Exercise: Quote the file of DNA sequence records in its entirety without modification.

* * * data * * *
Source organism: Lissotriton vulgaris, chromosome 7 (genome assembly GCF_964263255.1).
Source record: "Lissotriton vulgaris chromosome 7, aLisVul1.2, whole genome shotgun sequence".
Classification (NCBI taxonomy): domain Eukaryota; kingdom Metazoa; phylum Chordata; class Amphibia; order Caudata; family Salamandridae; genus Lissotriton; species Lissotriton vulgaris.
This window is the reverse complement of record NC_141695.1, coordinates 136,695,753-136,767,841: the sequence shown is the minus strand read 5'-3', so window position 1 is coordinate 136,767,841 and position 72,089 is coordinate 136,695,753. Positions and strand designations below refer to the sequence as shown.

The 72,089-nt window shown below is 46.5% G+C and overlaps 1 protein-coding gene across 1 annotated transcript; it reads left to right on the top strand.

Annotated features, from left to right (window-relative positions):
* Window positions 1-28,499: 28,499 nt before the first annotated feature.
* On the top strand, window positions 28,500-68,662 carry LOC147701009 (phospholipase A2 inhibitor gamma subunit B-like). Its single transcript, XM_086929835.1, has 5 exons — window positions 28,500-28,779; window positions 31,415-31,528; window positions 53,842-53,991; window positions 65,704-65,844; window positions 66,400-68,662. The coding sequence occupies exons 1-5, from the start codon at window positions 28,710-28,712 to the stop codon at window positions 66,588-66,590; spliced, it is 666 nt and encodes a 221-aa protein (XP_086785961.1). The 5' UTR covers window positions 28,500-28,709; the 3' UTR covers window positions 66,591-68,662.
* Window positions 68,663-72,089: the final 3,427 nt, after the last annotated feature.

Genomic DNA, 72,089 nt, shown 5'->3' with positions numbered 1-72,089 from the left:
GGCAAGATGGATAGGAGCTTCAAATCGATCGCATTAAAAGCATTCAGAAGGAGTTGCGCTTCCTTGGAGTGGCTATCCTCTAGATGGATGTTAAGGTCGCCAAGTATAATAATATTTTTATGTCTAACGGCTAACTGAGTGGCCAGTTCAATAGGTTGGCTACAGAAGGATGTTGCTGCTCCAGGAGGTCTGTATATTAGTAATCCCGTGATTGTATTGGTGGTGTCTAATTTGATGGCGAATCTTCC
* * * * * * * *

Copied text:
Source organism: Lissotriton vulgaris, chromosome 7 (genome assembly GCF_964263255.1).
Source record: "Lissotriton vulgaris chromosome 7, aLisVul1.2, whole genome shotgun sequence".
Classification (NCBI taxonomy): domain Eukaryota; kingdom Metazoa; phylum Chordata; class Amphibia; order Caudata; family Salamandridae; genus Lissotriton; species Lissotriton vulgaris.
This window is the reverse complement of record NC_141695.1, coordinates 136,695,753-136,767,841: the sequence shown is the minus strand read 5'-3', so window position 1 is coordinate 136,767,841 and position 72,089 is coordinate 136,695,753. Positions and strand designations below refer to the sequence as shown.

The 72,089-nt window shown below is 46.5% G+C and overlaps 1 protein-coding gene across 1 annotated transcript; it reads left to right on the top strand.

Annotated features, from left to right (window-relative positions):
* Window positions 1-28,499: 28,499 nt before the first annotated feature.
* On the top strand, window positions 28,500-68,662 carry LOC147701009 (phospholipase A2 inhibitor gamma subunit B-like). Its single transcript, XM_086929835.1, has 5 exons — window positions 28,500-28,779; window positions 31,415-31,528; window positions 53,842-53,991; window positions 65,704-65,844; window positions 66,400-68,662. The coding sequence occupies exons 1-5, from the start codon at window positions 28,710-28,712 to the stop codon at window positions 66,588-66,590; spliced, it is 666 nt and encodes a 221-aa protein (XP_086785961.1). The 5' UTR covers window positions 28,500-28,709; the 3' UTR covers window positions 66,591-68,662.
* Window positions 68,663-72,089: the final 3,427 nt, after the last annotated feature.

Genomic DNA, 72,089 nt, shown 5'->3' with positions numbered 1-72,089 from the left:
GGCAAGATGGATAGGAGCTTCAAATCGATCGCATTAAAAGCATTCAGAAGGAGTTGCGCTTCCTTGGAGTGGCTATCCTCTAGATGGATGTTAAGGTCGCCAAGTATAATAATATTTTTATGTCTAACGGCTAACTGAGTGGCCAGTTCAATAGGTTGGCTACAGAAGGATGTTGCTGCTCCAGGAGGTCTGTATATTAGTAATCCCGTGATTGTATTGGTGGTGTCTAATTTGATGGCGAATCTTCC